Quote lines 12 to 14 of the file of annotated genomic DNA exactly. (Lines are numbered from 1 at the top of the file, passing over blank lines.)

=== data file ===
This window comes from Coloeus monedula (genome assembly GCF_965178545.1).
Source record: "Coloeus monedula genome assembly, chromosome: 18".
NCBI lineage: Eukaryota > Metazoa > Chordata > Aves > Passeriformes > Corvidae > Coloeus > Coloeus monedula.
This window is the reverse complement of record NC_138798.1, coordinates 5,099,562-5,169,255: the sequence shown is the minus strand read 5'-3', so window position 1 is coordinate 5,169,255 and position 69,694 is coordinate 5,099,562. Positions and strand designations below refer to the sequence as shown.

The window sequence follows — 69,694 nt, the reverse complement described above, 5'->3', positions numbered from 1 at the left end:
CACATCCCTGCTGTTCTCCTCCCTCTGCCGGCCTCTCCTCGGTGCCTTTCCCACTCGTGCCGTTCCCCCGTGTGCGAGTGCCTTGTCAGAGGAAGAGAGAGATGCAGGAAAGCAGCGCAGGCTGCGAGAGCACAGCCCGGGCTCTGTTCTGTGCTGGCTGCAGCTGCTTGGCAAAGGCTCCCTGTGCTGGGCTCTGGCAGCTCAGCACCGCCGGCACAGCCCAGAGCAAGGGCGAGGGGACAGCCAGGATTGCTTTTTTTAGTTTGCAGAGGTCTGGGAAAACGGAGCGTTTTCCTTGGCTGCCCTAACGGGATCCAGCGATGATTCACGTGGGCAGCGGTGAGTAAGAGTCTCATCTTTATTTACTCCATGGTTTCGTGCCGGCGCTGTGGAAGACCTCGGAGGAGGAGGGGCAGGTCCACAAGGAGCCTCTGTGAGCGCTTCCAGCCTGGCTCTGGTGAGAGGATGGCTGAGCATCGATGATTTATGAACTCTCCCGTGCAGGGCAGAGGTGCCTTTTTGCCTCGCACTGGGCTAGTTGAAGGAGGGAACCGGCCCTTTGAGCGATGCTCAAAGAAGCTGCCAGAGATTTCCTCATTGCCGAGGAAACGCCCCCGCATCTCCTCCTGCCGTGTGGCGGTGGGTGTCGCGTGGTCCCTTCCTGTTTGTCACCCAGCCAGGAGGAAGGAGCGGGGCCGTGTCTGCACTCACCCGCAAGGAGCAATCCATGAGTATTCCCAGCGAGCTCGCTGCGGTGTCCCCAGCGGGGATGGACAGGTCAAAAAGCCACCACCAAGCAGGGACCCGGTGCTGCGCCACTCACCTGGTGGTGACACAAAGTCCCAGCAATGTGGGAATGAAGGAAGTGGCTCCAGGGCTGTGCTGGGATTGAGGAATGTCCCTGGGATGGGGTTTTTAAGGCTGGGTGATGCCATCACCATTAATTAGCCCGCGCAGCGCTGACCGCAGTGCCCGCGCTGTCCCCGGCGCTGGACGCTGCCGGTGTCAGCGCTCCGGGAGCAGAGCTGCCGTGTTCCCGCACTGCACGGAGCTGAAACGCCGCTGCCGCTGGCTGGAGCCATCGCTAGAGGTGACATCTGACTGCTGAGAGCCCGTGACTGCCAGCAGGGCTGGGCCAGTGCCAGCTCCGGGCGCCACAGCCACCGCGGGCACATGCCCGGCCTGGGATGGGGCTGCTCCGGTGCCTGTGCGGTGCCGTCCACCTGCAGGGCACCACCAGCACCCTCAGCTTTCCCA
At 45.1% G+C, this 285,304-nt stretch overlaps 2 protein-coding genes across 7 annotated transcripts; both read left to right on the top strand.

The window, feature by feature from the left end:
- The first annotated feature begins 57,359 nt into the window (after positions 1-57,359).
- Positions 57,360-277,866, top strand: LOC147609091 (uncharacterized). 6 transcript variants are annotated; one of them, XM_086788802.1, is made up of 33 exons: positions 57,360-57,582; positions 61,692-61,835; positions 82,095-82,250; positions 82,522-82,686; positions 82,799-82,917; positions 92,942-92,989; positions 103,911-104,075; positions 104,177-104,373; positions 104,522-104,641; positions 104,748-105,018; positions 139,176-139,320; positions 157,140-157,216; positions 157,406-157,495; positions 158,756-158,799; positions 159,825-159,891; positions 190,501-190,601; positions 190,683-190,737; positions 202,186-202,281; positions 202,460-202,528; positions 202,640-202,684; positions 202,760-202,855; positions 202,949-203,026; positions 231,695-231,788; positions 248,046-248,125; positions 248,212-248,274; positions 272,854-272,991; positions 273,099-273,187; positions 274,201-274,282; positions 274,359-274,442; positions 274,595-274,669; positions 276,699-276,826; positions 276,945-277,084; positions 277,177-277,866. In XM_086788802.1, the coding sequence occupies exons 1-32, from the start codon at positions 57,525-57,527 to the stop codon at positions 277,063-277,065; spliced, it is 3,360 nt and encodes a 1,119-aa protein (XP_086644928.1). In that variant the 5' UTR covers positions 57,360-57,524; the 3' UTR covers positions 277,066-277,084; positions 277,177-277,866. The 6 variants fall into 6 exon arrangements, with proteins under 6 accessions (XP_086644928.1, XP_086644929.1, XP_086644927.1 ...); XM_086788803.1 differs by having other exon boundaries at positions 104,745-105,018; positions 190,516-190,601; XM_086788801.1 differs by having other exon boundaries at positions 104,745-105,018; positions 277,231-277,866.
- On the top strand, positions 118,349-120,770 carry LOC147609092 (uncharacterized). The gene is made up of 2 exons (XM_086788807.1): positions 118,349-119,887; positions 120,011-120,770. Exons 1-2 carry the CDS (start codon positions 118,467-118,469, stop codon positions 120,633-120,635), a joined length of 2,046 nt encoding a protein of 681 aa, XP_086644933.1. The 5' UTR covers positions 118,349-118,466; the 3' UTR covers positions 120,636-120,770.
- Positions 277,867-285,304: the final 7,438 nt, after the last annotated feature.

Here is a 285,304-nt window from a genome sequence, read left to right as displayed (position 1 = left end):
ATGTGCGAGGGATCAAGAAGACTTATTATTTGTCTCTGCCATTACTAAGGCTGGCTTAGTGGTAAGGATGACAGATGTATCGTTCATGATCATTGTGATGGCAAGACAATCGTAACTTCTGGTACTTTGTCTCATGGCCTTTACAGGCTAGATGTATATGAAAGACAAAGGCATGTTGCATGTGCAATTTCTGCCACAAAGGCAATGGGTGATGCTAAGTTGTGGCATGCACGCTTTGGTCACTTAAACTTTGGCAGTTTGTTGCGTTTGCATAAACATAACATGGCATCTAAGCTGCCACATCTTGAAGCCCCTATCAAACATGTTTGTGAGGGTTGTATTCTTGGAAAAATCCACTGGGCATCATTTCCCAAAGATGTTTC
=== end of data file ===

- Positions 277,867-285,304: the final 7,438 nt, after the last annotated feature.

Here is a 285,304-nt window from a genome sequence, read left to right as displayed (position 1 = left end):
ATGTGCGAGGGATCAAGAAGACTTATTATTTGTCTCTGCCATTACTAAGGCTGGCTTAGTGGTAAGGATGACAGATGTATCGTTCATGATCATTGTGATGGCAAGACAATCGTAACTTCTGGTACTTTGTCTCATGGCCTTTACAGGCTAGATGTATATGAAAGACAAAGGCATGTTGCATGTGCAATTTCTGCCACAAAGGCAATGGGTGATGCTAAGTTGTGGCATGCACGCTTTGGTCACTTAAACTTTGGCAGTTTGTTGCGTTTGCATAAACATAACATGGCATCTAAGCTGCCACATCTTGAAGCCCCTATCAAACATGTTTGTGAGGGTTGTATTCTTGGAAAAATCCACTGGGCATCATTTCCCAAAGATGTTTC